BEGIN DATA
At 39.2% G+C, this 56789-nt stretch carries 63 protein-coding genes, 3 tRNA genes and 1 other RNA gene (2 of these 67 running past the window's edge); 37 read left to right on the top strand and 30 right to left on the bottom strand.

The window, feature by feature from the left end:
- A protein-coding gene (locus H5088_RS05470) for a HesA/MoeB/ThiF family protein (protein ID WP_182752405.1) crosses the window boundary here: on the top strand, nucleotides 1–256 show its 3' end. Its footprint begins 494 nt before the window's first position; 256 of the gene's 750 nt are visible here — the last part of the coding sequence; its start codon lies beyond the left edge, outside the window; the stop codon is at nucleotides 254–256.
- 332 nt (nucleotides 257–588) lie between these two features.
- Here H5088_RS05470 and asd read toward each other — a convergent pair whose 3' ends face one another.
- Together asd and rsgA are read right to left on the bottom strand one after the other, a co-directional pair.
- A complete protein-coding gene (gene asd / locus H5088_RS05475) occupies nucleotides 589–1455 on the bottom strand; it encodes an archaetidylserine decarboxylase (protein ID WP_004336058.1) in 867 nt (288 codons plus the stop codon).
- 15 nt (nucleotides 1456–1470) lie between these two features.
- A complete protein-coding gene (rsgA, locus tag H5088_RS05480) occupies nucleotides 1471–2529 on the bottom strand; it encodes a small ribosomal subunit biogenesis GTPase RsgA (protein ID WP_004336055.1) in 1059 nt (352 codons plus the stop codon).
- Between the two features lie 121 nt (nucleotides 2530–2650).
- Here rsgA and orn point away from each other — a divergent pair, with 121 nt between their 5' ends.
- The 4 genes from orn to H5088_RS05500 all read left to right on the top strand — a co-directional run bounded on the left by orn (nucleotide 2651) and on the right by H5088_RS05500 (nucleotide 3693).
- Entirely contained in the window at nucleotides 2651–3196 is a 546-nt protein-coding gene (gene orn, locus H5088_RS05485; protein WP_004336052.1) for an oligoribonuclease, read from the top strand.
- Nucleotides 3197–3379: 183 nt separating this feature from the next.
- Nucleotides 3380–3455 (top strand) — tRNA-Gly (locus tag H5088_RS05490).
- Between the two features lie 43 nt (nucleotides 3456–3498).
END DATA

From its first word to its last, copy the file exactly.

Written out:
At 39.2% G+C, this 56789-nt stretch carries 63 protein-coding genes, 3 tRNA genes and 1 other RNA gene (2 of these 67 running past the window's edge); 37 read left to right on the top strand and 30 right to left on the bottom strand.

The window, feature by feature from the left end:
- A protein-coding gene (locus H5088_RS05470) for a HesA/MoeB/ThiF family protein (protein ID WP_182752405.1) crosses the window boundary here: on the top strand, nucleotides 1–256 show its 3' end. Its footprint begins 494 nt before the window's first position; 256 of the gene's 750 nt are visible here — the last part of the coding sequence; its start codon lies beyond the left edge, outside the window; the stop codon is at nucleotides 254–256.
- 332 nt (nucleotides 257–588) lie between these two features.
- Here H5088_RS05470 and asd read toward each other — a convergent pair whose 3' ends face one another.
- Together asd and rsgA are read right to left on the bottom strand one after the other, a co-directional pair.
- A complete protein-coding gene (gene asd / locus H5088_RS05475) occupies nucleotides 589–1455 on the bottom strand; it encodes an archaetidylserine decarboxylase (protein ID WP_004336058.1) in 867 nt (288 codons plus the stop codon).
- 15 nt (nucleotides 1456–1470) lie between these two features.
- A complete protein-coding gene (rsgA, locus tag H5088_RS05480) occupies nucleotides 1471–2529 on the bottom strand; it encodes a small ribosomal subunit biogenesis GTPase RsgA (protein ID WP_004336055.1) in 1059 nt (352 codons plus the stop codon).
- Between the two features lie 121 nt (nucleotides 2530–2650).
- Here rsgA and orn point away from each other — a divergent pair, with 121 nt between their 5' ends.
- The 4 genes from orn to H5088_RS05500 all read left to right on the top strand — a co-directional run bounded on the left by orn (nucleotide 2651) and on the right by H5088_RS05500 (nucleotide 3693).
- Entirely contained in the window at nucleotides 2651–3196 is a 546-nt protein-coding gene (gene orn, locus H5088_RS05485; protein WP_004336052.1) for an oligoribonuclease, read from the top strand.
- Nucleotides 3197–3379: 183 nt separating this feature from the next.
- Nucleotides 3380–3455 (top strand) — tRNA-Gly (locus tag H5088_RS05490).
- Between the two features lie 43 nt (nucleotides 3456–3498).